Beneath the Martial range’s serrated spires, on the Beagle Channel’s north shore, the city of Ushuaia is both an end (the virtual terminus of the world’s southernmost highway) and a beginning (the gateway to Antarctica). The surrounding countryside attracts activities-oriented visitors for hiking, mountain biking, fishing, and skiing. In the summer season, the city gets hundreds of thousands of visitors, many of them merely day-trippers from the hundreds of cruise ships that anchor here.
After more than two decades of economic growth and physical sprawl, the provincial capital is both declining and improving. On the one hand, the duty-free manufacturing, fishing, and tourist boom that transformed a onetime penal colony and naval base into a bustling city has weakened. On the other, it has spruced up the waterfront and restored historic buildings, some of them becoming hotels or B&Bs.
The streets are cleaner (though Avenida San Martín is tourist-trap ugly) and there are more parks, plazas, and green spaces. Still, Ushuaia has particulate pollution problems because high winds kick up dust in its unpaved newer neighborhoods.
Ushuaia has air links to Buenos Aires  and intermediate points, and improving overland transportation from mainland Argentina and from Chile. Maritime transportation is either tenuous or expensive.
By Air: Aerolíneas Argentinas (Maipú 823, tel. 02901/42-1218), Chilean carrier LAN, and LADE (Avenida San Martín 564, Local 5, tel. 02901/42-1123) service Ushuaia by air. For Puerto Williams , across the Beagle Channel in Chile, it may be possible to arrange a private charter through the Aeroclub Ushuaia (tel. 02901/42-1717 or 02901/42-1892, www.aeroclubushuaia.org.ar ).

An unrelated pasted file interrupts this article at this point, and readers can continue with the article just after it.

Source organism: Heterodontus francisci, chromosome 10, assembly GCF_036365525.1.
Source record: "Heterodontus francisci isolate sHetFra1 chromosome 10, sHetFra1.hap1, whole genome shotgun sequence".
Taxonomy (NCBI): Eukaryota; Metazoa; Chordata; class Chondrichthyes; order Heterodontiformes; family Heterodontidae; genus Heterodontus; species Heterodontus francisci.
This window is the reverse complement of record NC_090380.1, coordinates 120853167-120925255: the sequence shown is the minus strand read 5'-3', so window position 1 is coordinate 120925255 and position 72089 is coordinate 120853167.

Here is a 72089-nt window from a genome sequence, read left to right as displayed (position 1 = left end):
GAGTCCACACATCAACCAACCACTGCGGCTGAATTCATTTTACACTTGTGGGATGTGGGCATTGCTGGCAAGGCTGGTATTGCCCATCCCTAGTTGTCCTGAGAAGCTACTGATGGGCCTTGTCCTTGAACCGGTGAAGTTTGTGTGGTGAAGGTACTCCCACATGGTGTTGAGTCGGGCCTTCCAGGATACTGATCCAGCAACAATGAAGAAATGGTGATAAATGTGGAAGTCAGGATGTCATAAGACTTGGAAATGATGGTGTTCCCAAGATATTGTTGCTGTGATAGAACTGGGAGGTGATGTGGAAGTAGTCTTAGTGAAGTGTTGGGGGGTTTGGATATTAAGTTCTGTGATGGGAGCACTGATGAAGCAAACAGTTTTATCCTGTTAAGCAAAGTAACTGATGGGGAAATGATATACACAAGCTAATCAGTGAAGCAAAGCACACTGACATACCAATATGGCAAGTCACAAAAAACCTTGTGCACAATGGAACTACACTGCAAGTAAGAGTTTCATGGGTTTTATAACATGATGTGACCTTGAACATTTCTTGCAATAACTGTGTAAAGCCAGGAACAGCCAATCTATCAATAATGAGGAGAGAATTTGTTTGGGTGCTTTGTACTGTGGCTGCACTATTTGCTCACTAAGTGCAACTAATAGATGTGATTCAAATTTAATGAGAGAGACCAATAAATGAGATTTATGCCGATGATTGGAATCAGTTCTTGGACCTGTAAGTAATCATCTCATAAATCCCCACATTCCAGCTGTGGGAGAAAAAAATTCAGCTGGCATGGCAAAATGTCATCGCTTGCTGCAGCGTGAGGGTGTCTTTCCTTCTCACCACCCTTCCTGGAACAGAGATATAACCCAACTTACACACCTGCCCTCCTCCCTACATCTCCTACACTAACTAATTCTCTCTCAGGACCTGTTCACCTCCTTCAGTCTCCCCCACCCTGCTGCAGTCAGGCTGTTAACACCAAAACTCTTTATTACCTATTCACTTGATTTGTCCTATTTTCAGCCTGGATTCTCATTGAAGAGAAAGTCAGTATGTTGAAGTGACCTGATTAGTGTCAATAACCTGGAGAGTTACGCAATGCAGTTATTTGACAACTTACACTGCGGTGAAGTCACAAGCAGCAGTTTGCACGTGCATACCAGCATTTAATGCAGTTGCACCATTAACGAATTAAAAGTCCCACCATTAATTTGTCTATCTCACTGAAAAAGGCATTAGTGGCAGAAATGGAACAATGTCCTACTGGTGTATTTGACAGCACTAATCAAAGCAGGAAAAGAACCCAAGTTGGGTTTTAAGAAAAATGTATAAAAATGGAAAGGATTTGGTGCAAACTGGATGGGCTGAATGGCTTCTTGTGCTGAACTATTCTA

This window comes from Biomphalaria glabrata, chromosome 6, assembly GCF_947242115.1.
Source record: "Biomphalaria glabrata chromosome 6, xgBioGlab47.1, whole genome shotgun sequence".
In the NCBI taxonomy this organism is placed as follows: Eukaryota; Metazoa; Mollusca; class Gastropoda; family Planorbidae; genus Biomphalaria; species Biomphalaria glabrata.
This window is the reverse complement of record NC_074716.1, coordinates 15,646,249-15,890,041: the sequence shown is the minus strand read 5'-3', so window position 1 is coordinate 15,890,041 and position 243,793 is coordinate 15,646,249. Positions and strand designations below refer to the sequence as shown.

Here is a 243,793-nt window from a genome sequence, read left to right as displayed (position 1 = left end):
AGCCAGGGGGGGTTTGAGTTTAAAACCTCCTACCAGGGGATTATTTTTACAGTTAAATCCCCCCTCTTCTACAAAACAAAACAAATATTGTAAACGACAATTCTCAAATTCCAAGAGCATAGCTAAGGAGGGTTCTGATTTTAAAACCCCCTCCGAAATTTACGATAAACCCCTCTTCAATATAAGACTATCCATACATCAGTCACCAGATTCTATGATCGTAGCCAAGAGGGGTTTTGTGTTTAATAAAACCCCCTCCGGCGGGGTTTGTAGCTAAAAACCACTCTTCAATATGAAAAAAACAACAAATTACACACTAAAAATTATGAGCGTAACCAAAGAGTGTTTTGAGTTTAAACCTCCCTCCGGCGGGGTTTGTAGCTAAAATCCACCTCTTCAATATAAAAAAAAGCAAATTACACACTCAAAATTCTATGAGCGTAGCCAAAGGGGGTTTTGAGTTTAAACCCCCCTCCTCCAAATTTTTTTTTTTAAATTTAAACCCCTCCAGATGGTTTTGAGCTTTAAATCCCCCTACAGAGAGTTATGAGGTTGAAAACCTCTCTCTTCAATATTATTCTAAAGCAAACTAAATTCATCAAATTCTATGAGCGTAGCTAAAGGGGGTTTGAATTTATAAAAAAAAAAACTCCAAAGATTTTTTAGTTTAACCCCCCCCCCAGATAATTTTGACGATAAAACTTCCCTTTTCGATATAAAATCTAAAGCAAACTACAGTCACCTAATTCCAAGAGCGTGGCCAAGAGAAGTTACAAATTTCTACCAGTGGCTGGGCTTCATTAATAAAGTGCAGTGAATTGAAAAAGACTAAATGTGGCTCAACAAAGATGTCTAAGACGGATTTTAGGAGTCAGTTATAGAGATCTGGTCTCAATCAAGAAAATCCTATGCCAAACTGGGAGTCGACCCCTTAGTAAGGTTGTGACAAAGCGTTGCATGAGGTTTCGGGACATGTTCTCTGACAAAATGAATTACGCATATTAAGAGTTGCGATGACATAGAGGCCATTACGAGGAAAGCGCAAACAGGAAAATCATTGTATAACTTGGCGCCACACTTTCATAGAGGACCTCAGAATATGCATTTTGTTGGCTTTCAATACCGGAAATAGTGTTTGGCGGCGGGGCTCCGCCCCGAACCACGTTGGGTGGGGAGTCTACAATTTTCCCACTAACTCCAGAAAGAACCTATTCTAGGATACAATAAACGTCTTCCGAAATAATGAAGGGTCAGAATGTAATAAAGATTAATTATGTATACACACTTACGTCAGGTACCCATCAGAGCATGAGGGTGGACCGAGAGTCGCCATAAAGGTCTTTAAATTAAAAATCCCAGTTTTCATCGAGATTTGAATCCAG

By Bus: At the foot of Juana Fadul, a new parking area now serves as a bus station, even though companies have their offices elsewhere. Lider (Gobernador Paz 921, tel. 02901/43-6421), Transportes Montiel (Deloqui 110, tel. 02901/42-1366), and Tecni-Austral (represented by Tolkar Turismo, Roca 157, tel. 02901/43-1408) are your best options for getting around by bus.
By Sea: The Chilean cruisers MV Mare Australis and MV Via Australis offer luxury sightseeing cruises to Puerto Williams, Cape Horn, and through the fjords of Chilean Tierra del Fuego to Punta Arenas ; while not intended as simple transportation, they can serve that purpose for those who can afford them. These cruises are usually booked far in advance, but on occasion—normally just before Christmas—it may be possible to make on-the-spot arrangements.
Ushuaia Boating (Godoy 190, tel. 02901/43-6193, www.ushuaiaboating.com.ar ) occasionally shuttles passengers across the channel to Puerto Navarino and then overland to Puerto Williams (2 hours; US$130 pp, US$240 round-trip).